The potential cuts come as public schools are facing increasing financial pressures amid legislative school funding overhauls in recent years. Last year, 40 percent of school districts operated at a deficit, according to the Legislative Services Agency.

Teresa Meredith, president of the Indiana State Teachers Association, said some districts — especially districts in rural areas — are already financially challenged.

"Any cut is a cut, at this point, that I don't think they can withstand," she said. "The legislature needs to fund the commitment made to public schools."

The latest shortfall, outlined in an LSA report produced Monday for legislative leaders, is already resulting in calls for lawmakers to find additional funding. During the last legislative session, lawmakers appropriated about $7 billion for K-12 education for the current fiscal year, which ends June 30.

The $9.3 million hole comes after several years of education funding surpluses. Last year, the Indiana Department of Education reverted $55.8 million in unused funds to the state general fund. The year before, $45.1 million was reverted, according to state fiscal records.

Pointing to the state's $2 billion in reserves, Rep. Greg Porter, ranking Democrat on the Ways and Means Committee, said lawmakers "should be able to come in and make those schools whole."

He said Republicans like to talk about school choice and competition, but now that some urban public schools are seeing an increase in enrollment for the first time in years, lawmakers need to be consistent in their "money-follows-the-student" approach.

"They talk about competition," he said. "The competition is there, but you’ve got to get paid fairly."

The report Monday shows the following potential reductions for individual Central Indiana school districts:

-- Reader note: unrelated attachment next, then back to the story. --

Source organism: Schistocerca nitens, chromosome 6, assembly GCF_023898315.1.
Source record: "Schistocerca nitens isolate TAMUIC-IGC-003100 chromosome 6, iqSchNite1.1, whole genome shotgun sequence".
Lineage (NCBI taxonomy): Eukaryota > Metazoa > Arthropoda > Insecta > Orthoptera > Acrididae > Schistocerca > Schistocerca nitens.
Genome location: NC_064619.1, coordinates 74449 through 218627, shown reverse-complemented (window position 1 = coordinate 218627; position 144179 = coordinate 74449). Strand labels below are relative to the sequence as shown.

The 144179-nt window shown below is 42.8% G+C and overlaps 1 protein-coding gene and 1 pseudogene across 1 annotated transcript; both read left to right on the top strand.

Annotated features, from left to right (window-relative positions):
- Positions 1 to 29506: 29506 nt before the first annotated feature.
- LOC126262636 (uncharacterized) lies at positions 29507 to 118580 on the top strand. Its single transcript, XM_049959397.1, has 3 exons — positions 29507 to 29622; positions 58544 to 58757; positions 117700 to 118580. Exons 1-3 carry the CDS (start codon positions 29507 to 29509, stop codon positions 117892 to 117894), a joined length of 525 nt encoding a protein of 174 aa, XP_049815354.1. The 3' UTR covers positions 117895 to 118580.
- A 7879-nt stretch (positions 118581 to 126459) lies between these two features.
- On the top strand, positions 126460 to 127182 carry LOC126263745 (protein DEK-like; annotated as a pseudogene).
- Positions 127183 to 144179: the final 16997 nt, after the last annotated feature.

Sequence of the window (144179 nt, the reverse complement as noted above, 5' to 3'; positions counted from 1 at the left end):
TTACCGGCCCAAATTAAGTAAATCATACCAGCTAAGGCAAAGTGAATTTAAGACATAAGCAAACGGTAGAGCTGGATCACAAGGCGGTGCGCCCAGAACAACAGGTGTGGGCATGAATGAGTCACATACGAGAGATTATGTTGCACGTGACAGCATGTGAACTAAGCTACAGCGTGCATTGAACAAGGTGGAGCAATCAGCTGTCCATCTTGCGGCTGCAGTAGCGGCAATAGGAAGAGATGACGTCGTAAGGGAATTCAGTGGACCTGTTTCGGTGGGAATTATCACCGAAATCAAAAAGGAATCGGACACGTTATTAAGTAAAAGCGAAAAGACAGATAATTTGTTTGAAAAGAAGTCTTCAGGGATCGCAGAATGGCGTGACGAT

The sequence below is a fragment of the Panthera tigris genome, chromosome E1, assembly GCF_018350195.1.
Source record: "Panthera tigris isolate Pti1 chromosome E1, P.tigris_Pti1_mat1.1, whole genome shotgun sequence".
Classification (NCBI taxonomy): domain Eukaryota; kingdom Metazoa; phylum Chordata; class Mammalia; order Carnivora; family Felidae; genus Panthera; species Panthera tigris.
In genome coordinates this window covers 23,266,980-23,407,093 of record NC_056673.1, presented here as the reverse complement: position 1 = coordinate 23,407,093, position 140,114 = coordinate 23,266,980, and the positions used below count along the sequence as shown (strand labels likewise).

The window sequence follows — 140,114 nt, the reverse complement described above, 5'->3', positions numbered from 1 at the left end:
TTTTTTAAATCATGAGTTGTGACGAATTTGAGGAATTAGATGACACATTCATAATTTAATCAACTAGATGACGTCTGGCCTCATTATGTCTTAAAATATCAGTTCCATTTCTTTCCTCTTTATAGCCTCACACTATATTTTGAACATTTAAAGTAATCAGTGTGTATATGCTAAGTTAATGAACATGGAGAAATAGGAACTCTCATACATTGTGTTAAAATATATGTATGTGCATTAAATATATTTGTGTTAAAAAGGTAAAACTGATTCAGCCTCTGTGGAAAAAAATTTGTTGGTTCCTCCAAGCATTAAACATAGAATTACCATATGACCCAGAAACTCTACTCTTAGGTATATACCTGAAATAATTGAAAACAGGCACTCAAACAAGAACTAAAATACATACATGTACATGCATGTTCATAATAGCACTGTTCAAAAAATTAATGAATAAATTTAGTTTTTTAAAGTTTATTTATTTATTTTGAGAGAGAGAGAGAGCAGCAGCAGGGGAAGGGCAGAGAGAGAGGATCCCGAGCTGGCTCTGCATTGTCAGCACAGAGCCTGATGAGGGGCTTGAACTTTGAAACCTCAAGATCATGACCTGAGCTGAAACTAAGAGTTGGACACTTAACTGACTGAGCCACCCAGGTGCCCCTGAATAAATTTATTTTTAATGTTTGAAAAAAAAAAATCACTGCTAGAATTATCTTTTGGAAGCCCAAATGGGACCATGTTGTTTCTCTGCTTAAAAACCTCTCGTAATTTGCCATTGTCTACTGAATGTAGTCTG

Indianapolis Public Schools: $315,782

Metropolitan School District of Decatur Township: $60,621

Franklin Township Community School Corporation: $79,142

Metropolitan School District of Lawrence Township: $144,052

Metropolitan School District of Perry Township: $147,708

Metropolitan School District of Pike Township: $100,107

Metropolitan School District of Warren Township: $115,632

Metropolitan School District of Washington Township: $102,030

Metropolitan School District of Wayne Township: $155,789

Beech Grove City Schools: $30,783

School Town of Speedway: $16,701

Carmel Clay Schools: $126,813

Hamilton Southeastern Schools: $167,631

Westfield-Washington Schools: $63,738

Noblesville Schools: $84,950

Zionsville Community Schools: $53,003

Brownsburg Community School Corporation: $70,413

Avon Community School Corporation: $77,702

Plainfield Community School Corporation: $44,920

Center Grove Community School Corporation: $67,733

Greenwood Community School Corporation: $35,086

Call IndyStar education reporter Arika Herron at (317) 444-6077. Follow her on Twitter: @ArikaHerron.

Call IndyStar reporter Tony Cook at (317) 444-6081. Follow him on Twitter and Facebook.

IndyStar.com